J.E. sends me a treasured many branched Hanukkah menorah that she found (or, I should say, found her) in a thrift store in Santa Barbara. She discovered this treasure in pieces in a battered cardboard box, all dismantled. Many people had passed it by because it looked like pieces of something vaguely silver, but J.E. writes that she took a chance.
Her husband dumped out the box and — low and behold — most of the pieces came together again back at her home on the Eastside.
This is a Continental silver plate menorah, German or Eastern European, 20th century, with a finial of a little bird to the center, elevated on stem with oil can and a missing (the only thing missing) "servant" light holder. The arms (more about this later) are in a style called vine or tree form, and the arms pivot to range all the candles into an equal height line, which we will see has a meaning. The main eight candles by tradition must be on the same plane so that the servant or helper candle can stand above the others. The servant candle is used to light all the other candles on each respective night of the eight-day holiday of Hanukkah.
The little pitcher-shaped vessel is the oil can, a memorial of a special ancient miracle. Tradition states that only the purest of olive oils shall be contained in this little vessel, even if using candles, to remind worshipers of the days when a little cruse of oil lasted for eight days.
In addition, of course olive oil does not mix with any other liquid — a special and symbolic quality — but separates and rises. Olive oil is also beneficial to life.
The vine or tree form of this menorah is also a reference to the olive tree; "pre-candle" early menorahs had small wells for oil. An early Hanukkah lamp of such a form has a wonderful provenance, and J.E. will be interested in this story because there is a dollar figure involved.
The Jewish Museum in London successfully raised funds in 2010 to purchase the notable "Lindo Lamp," the earliest known English Hanukkah lamp and one of the treasures of British Jewish heritage.
In 1709, the young groom Elias Lindo commissioned the lamp for his marriage to Rachel Lopes Ferreira from London silversmith John Russlen. The lamp is a wall-mounted triangle of silver with eight troughs for oil.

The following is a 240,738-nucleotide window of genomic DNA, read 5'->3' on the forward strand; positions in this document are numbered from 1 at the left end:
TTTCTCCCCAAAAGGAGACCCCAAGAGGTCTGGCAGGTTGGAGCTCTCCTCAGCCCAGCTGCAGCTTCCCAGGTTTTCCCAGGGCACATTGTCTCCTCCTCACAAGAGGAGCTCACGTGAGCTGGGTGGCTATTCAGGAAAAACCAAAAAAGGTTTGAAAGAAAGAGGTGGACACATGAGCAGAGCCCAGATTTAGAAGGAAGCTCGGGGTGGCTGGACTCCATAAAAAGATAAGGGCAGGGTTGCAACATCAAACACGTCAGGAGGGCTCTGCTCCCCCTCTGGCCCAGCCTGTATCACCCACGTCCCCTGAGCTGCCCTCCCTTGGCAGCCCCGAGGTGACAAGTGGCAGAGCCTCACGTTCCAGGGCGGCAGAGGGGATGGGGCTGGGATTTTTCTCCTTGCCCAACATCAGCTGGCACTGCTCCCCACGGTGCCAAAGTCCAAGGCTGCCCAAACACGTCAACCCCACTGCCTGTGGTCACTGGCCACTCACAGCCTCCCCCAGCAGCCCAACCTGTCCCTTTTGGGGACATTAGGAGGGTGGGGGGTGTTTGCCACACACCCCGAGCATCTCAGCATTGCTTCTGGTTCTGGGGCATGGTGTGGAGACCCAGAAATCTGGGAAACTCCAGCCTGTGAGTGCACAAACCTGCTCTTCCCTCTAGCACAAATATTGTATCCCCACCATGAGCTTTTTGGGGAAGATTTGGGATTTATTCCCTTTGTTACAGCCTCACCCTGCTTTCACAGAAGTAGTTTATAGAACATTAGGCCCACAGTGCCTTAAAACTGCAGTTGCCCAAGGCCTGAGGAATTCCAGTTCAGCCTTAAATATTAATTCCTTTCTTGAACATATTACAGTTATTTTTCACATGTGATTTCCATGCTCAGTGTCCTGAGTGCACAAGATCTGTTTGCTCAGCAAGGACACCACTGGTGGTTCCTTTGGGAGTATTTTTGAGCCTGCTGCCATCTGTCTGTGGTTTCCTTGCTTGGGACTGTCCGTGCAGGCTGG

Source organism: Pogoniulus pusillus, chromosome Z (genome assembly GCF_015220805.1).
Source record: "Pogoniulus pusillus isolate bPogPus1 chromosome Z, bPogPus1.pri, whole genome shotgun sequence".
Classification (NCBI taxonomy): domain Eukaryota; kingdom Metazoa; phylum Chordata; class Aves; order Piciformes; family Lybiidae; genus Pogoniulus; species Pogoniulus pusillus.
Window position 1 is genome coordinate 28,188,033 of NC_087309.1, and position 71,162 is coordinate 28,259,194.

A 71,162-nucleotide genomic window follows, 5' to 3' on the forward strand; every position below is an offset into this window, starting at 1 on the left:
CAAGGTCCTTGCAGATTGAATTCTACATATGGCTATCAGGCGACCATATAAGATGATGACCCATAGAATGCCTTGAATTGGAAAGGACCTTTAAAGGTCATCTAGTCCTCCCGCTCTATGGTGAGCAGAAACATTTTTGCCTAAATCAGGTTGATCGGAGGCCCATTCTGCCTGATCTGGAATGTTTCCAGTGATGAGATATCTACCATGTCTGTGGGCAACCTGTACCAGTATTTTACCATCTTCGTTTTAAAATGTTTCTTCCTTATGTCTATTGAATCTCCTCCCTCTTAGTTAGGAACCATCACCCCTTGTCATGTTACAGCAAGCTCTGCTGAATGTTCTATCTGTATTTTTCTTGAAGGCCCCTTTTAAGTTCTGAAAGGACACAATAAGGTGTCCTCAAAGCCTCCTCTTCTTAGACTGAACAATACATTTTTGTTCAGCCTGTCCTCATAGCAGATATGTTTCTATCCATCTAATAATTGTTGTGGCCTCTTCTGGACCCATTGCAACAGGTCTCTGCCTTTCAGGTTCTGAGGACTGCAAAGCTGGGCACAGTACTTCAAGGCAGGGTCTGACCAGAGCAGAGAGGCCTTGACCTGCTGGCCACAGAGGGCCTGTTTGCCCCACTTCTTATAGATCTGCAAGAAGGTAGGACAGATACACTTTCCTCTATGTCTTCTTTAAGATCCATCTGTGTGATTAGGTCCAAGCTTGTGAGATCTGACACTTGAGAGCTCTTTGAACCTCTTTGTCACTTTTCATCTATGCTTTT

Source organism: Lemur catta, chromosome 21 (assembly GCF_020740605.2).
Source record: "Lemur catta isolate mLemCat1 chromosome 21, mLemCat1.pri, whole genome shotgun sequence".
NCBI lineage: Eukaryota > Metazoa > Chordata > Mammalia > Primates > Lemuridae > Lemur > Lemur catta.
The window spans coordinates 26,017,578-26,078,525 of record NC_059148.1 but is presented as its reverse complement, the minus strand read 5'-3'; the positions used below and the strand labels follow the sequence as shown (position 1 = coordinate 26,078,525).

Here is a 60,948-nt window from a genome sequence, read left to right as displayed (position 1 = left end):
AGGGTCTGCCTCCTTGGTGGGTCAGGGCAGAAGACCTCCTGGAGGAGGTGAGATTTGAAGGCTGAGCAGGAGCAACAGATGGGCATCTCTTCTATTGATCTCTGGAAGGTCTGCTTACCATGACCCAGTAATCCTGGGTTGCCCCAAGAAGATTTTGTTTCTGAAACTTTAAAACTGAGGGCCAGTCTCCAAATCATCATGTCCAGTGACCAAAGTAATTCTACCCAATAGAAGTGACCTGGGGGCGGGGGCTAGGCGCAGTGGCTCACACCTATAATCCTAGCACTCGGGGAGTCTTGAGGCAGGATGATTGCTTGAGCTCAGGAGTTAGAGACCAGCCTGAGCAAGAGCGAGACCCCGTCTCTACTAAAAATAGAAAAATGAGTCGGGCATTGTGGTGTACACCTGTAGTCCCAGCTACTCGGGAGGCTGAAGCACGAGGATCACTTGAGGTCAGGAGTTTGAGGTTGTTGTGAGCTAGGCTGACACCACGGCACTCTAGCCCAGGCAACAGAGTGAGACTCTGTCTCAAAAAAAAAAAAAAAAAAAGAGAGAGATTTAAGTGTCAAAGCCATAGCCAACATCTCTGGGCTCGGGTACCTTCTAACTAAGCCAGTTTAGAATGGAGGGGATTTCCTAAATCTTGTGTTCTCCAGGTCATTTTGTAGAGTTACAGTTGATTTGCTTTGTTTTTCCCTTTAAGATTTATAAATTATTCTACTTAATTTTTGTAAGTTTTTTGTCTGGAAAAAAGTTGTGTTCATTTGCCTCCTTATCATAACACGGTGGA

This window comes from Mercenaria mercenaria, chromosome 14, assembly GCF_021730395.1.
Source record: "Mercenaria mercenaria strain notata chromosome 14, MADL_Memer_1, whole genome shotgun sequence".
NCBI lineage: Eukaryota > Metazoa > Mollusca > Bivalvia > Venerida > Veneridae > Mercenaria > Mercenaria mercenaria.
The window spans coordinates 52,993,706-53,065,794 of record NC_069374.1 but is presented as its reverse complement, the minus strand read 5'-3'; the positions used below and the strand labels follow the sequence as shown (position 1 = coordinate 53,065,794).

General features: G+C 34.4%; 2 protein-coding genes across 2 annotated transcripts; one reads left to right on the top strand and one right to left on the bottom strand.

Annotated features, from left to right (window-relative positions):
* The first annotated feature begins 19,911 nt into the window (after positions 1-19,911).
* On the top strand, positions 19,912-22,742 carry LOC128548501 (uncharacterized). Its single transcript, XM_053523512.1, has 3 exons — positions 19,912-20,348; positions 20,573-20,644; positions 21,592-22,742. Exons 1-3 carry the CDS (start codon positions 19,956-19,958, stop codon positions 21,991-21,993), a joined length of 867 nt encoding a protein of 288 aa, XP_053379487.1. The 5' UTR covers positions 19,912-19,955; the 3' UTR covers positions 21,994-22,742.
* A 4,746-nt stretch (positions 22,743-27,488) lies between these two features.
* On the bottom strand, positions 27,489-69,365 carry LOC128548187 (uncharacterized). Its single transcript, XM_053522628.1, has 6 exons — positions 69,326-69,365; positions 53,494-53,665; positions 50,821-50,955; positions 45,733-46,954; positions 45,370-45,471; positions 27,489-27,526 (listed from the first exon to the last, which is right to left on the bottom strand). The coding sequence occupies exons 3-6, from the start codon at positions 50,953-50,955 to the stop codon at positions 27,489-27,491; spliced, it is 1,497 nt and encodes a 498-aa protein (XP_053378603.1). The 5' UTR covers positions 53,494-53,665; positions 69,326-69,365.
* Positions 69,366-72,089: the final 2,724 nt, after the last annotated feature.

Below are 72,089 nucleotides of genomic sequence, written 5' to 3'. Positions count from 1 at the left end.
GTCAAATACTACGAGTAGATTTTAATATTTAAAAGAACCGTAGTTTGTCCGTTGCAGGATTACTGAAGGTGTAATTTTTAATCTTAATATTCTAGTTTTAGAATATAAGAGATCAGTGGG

Elias' father, Isaac Lindo (1638-1712), had escaped the Spanish Inquisition to the Canary Islands, settling in London in 1670. Isaac, a prominent member of the Spanish and Portuguese Jewish community, founded the Bevis Marks Synagogue in 1701. The Lindo family became prominent supporters of the arts in London for generations.
The Lindo Lamp had been on loan for 76 years to the Jewish Museum when the family asked for its return so that it could be sold. The London Jewish Museum raised more than $370,000 to retain and own the Lindo Lamp.
Dec. 12 is the first night of the 2017 Hanukkah, and since 1979, the White House lights our significant American silver menorah, called the National Menorah. In June 2013, Thanksgiving and Hanukkah coincided on the U.S. calendar and eager marketing folks designed a turkey-shaped "Menurkey" to celebrate what was called in some circles "Thanksgivukkah." Thus we learn, in perhaps an off-color way, the menorah has a long and many-shaped tradition.
Speaking of symbols and shapes, the Hanukkah symbol was added to Unicode Version 8.0 in 2010.
J.E.'s beautiful 28-inch-tall menorah traveled from Eastern Europe, where it was first lit in 1900, all the way to Santa Barbara, albeit disassembled, landing in a cardboard box, where J.E. found it and rebuilt it for her home.
The value of the silver plate piece is $1,000. The only way it could be more valuable to the market would be if the whole piece was made of silver; in this case, because of the place of manufacture (Eastern Europe) the type of silver would have been 800 silver, a little less silver content than sterling (925 silver). If that were the case, J.E., we would be talking $9,000 to $10,000 — and possibly more because of the category of the object, considered collectible and rare.
Many of these pieces of worship did not survive either of the World Wars. Thus Judaica like yours, especially if made of silver, is extremely valuable.
What a lucky and glorious thing that this piece found you.
Certified appraiser for estates, inheritances and trusts.
Dr. Elizabeth Stewart's column appears every week in the Salon & Style section of the Santa Barbara News Press. Email her your questions and high-resolution photos at ElizabethAppraisals @ gmail.com
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